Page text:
This is our last gasp as a democracy. The state’s wholesale intrusion into our lives and obliteration of privacy are now facts. And the challenge to us—one of the final ones, I suspect—is to rise up in outrage and halt this seizure of our rights to liberty and free expression. If we do not do so we will see ourselves become a nation of captives.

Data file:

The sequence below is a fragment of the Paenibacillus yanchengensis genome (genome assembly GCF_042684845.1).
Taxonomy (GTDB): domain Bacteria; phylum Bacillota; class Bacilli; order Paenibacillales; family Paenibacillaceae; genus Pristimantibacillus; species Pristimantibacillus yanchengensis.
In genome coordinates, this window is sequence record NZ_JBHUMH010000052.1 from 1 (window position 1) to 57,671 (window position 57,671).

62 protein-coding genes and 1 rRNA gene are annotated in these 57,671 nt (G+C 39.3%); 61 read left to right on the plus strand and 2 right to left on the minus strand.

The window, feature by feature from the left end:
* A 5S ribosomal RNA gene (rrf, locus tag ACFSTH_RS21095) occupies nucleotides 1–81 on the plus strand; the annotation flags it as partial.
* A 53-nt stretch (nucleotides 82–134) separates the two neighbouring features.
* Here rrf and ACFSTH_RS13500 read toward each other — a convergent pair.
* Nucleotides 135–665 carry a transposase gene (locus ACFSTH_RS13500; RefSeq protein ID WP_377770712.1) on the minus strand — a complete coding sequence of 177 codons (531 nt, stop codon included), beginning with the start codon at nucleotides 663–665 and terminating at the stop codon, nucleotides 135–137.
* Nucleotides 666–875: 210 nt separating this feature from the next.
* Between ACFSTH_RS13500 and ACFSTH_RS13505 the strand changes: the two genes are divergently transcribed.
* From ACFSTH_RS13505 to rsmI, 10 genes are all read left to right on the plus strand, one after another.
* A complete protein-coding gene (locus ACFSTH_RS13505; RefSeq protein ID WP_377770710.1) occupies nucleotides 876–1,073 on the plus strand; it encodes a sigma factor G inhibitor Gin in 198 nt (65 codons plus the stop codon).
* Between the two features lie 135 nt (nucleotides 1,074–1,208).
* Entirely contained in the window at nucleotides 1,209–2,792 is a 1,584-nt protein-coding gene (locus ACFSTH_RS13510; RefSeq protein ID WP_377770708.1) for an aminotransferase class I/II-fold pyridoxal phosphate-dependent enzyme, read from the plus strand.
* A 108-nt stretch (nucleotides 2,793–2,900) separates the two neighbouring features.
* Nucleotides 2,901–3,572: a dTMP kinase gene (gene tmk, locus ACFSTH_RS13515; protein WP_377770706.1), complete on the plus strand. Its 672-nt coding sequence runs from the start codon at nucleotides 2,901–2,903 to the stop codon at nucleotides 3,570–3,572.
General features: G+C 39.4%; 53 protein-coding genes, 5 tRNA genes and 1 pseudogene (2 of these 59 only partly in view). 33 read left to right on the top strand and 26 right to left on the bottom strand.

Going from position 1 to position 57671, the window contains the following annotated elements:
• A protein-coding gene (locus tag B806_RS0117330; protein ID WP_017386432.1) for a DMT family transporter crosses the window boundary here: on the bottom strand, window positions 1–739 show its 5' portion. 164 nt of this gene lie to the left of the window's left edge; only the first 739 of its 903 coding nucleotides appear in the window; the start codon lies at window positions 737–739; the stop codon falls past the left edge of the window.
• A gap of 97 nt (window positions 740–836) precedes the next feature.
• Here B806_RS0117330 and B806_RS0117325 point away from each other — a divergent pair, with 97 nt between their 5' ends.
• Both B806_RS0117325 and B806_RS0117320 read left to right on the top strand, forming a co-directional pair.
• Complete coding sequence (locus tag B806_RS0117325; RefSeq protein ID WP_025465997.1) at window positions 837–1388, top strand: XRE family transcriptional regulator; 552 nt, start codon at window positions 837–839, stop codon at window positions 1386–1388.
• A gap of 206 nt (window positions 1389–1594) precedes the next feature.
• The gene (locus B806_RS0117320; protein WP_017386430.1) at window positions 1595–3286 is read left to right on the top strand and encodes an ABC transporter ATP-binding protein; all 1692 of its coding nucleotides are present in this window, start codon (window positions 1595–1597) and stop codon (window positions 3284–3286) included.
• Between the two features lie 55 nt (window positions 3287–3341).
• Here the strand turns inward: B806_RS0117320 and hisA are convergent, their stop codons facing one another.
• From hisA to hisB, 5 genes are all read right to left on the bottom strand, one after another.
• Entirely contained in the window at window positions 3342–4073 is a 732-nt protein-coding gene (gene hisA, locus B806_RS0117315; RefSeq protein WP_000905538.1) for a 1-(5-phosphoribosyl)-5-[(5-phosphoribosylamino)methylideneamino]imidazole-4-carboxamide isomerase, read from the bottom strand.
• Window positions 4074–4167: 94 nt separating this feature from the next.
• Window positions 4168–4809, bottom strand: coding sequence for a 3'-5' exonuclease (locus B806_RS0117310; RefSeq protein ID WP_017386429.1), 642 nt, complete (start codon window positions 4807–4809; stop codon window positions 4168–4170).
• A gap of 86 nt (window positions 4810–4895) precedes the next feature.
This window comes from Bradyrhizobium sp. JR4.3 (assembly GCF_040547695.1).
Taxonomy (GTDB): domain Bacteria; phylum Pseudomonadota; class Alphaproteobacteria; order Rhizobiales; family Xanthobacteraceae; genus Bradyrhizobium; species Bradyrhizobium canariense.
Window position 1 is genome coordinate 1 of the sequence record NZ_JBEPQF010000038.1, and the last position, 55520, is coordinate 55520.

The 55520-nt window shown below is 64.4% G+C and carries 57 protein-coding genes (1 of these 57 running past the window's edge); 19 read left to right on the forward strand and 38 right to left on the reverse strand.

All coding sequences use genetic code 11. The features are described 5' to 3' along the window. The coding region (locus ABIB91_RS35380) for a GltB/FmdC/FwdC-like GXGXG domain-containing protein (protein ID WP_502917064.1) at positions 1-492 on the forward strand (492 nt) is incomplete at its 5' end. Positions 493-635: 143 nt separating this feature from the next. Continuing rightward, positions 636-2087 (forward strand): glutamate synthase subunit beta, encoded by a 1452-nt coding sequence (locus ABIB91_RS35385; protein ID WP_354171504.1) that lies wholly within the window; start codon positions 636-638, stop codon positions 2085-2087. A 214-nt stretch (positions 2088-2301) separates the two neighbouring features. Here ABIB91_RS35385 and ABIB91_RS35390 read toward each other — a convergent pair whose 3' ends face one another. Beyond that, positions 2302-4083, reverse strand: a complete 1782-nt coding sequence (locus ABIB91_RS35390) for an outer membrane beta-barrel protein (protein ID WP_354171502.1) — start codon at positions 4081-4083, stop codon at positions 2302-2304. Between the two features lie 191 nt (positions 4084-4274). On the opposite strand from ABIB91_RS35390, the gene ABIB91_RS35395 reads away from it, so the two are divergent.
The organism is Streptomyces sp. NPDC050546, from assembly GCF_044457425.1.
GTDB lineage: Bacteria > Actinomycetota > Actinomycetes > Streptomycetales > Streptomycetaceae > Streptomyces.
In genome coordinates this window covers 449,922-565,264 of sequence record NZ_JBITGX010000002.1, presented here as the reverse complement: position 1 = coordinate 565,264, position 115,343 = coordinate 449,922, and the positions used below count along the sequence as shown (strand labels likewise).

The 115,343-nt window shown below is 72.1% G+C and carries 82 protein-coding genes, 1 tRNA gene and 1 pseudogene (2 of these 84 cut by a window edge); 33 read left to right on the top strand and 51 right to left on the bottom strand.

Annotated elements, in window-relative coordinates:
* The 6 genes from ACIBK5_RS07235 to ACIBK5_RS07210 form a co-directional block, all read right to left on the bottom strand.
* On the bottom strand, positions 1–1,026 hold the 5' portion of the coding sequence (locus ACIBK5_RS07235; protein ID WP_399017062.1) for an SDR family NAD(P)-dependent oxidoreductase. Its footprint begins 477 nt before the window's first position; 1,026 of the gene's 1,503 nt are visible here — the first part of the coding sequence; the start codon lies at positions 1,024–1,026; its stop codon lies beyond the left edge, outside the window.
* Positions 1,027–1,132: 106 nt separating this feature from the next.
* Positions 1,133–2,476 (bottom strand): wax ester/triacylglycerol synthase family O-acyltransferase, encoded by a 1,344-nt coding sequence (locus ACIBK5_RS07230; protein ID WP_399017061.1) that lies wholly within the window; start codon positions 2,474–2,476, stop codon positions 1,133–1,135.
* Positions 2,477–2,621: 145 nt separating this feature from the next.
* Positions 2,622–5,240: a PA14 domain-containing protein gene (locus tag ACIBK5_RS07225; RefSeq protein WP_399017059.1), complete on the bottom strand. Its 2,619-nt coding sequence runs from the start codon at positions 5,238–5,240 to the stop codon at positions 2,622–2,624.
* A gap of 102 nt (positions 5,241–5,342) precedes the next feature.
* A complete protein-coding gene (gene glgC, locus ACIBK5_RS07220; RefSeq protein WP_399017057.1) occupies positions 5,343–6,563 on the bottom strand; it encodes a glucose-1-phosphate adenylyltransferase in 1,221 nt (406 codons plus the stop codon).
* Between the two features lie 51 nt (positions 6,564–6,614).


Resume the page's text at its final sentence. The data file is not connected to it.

The public debates about the government’s measures to prevent terrorism, the character assassination of Edward Snowden and his supporters, the assurances by the powerful that no one is abusing the massive collection and storage of our electronic communications miss the point. Any state that has the capacity to monitor all its citizenry, any state that has the ability to snuff out factual public debate through control of information, any state that has the tools to instantly shut down all dissent is totalitarian. Our corporate state may not use this power today. But it will use it if it feels threatened by a population made restive by its corruption, ineptitude and mounting repression. The moment a popular movement arises—and one will arise—that truly confronts our corporate masters, our venal system of total surveillance will be thrust into overdrive.